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Mr. STETLER. Before I begin the statement, I would like to ask this question. You have raised two important points. Do you want me to comment on those now, or did you say you would prefer to wait until later?

Senator NELSON. Well, I am happy to have you comment on it right now,

if Mr. STETLER. I think it might be better. STATEMENT OF C. JOSEPH STETLER, PRESIDENT, PHARMACEUTI

CAL MANUFACTURERS ASSOCIATION, WASHINGTON, D.C.; ACCOM-
PANIED BY LLOYD N. CUTLER, SPECIAL LEGAL COUNSEL; DR. A. E.
SLESSER, ASSOCIATE DIRECTOR OF QUALITY CONTROL, SMITH,
KLEIN & FRENCH LABORATORIES; AND DR. ROBERT QUINNELL,
DIRECTOR, MEDICAL RELATIONS, PHARMACEUTICAL MANUFAC-
TURERS ASSOCIATION

Mr. STETLER. On my comments with respect to the hearings, I have never felt nor have I ever said that this is not an appropriate activity of Congress or this committee, nor that such hearings may not be necessary.

Senator NELSON. You understand that I did not assert that did say that. I said that various groups have made several criticisms, and one of them is that this is not an appropriate subject matter for congressional consideration. I am not aware that you have ever said that.

Mr. STETLER. As a matter of fact, I think it is a completely appropriate subject for inquiry. And my comments as to who have or who have not been heard have not related to the members of the pharmaceutical industry primarily, although I did comment that we would prefer that the PMA have an opportunity to testify before individual companies. And as you know, we discussed that before. But five companies were put on in advance.

If other companies should be here, I think they will be glad to appear. But I think the predominant view in the industry is that the subjects that have come up in these hearings, that affect the industry, can be appropriately discussed by me or by the men that I have with me from our companies and our sections.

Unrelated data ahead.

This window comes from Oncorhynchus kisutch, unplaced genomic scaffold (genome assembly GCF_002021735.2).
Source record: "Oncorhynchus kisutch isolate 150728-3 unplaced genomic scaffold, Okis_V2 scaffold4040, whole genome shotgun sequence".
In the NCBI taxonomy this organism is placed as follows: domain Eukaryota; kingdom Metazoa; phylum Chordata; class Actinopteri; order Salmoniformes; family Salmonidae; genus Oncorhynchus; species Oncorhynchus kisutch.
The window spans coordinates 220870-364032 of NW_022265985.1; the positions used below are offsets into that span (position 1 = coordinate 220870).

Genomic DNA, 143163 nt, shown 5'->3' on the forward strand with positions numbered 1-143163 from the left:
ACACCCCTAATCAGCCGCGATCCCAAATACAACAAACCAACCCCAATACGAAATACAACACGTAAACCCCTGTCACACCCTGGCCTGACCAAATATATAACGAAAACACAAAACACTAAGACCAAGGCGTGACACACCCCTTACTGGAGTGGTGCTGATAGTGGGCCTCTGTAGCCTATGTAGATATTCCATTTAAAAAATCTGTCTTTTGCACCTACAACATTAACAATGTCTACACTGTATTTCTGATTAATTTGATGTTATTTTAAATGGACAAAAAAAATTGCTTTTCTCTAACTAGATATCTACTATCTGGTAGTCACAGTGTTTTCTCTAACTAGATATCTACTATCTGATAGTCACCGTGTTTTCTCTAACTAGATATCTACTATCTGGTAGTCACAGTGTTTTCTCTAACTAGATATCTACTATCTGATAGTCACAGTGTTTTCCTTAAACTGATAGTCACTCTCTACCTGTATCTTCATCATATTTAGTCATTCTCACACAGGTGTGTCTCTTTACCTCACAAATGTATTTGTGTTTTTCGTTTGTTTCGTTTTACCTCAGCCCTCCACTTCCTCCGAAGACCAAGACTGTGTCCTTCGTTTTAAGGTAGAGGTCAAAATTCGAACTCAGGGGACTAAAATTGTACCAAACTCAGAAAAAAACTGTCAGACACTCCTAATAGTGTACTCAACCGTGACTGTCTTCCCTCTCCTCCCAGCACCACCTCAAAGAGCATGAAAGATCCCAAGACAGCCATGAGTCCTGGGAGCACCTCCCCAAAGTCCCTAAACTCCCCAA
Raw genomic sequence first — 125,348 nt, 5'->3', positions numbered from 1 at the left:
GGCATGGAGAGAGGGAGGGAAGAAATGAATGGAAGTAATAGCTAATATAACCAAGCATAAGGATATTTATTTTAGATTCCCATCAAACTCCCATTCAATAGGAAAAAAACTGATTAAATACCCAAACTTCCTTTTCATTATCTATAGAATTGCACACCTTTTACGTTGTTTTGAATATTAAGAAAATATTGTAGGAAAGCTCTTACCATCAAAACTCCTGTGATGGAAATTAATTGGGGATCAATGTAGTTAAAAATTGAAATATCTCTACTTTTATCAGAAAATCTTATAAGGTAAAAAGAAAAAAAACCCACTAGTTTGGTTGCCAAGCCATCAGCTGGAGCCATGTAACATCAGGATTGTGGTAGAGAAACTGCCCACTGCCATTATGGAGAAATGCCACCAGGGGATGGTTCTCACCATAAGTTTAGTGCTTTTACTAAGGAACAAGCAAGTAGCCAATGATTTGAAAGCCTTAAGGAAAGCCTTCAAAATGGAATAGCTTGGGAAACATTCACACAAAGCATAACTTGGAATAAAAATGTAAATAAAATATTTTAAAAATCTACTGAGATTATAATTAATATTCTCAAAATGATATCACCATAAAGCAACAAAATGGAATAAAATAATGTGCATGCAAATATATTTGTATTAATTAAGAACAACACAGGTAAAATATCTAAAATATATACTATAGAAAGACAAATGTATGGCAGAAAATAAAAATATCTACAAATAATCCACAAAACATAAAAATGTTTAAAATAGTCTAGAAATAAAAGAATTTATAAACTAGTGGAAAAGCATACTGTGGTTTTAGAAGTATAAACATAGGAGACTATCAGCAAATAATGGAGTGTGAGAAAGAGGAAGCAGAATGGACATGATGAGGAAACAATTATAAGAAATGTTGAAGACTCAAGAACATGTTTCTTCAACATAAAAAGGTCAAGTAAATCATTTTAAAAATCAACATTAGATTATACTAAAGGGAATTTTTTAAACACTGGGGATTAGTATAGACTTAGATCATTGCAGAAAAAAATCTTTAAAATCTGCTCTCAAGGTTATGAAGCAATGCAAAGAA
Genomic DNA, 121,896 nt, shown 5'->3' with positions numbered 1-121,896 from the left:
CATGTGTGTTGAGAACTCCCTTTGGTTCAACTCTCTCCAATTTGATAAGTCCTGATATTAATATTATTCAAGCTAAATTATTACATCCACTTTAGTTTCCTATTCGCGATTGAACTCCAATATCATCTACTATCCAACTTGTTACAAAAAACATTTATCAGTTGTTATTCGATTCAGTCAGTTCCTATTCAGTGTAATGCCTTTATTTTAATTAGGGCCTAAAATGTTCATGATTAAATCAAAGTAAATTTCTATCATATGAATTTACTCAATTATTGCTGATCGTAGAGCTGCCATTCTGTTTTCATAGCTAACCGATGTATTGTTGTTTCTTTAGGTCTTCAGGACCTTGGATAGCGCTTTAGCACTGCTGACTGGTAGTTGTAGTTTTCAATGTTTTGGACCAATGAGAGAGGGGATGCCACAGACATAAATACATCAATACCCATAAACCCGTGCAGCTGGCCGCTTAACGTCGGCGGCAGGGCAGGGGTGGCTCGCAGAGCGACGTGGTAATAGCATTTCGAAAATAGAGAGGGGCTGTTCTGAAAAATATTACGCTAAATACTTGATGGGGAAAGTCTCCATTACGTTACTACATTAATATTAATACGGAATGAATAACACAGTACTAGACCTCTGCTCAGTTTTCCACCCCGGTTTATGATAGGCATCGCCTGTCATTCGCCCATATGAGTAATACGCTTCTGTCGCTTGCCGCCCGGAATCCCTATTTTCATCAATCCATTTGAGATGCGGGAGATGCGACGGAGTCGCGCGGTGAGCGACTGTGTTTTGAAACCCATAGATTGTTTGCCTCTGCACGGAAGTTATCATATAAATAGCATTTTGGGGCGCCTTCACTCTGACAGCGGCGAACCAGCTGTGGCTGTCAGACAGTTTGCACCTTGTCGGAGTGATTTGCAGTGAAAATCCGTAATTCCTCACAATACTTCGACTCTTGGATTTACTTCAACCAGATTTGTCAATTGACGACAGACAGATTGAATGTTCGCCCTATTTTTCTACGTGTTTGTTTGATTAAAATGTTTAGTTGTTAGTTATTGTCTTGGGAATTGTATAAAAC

Now, what I have said and this is in the area of criticismSenator NELSON. Let me go back to that point for a minute. As you are aware, from the very beginning, 5 days before the hearings ever started, you were in my office with your counsel to ask when į you could be heard. I told you to let me know when you wanted to be

heard. And I also stated very early in the hearings that I would be happy to hear from the whole industry, all its individual members, as well as the PMA.

I trust you don't think it is a matter of fairness, so far as the committee is concerned, whether we invite and schedule individual member companies to appear before or after the association, do you?

1 Mr. STETLER. We thought it would be preferable—it would add something to the hearing-if we could give a general presentation. As you know

Senator NELSON. But that is not a matter of fairness, is it?

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Mr. STETLER. Only that three of the five companies that were involved were before the committee because of a particular price situation that was of interest to the company and to the committee. And that seemed to us like rather specific items which might better follow a general presentation by the industry. But I must say that is not my main point.

The main point is this. The major items that have come up in the hearings have dealt with medical and scientific issues—primarily the subject of generic and therapeutic equivalency—the major issues, it seems to us, have dealt with issues of equivalency-generic and therapeutic—some on: the compendium, and some on the detailing of doctors. But certainly doctors and scientists and some of these scientific issues have been in the forefront of the hearings.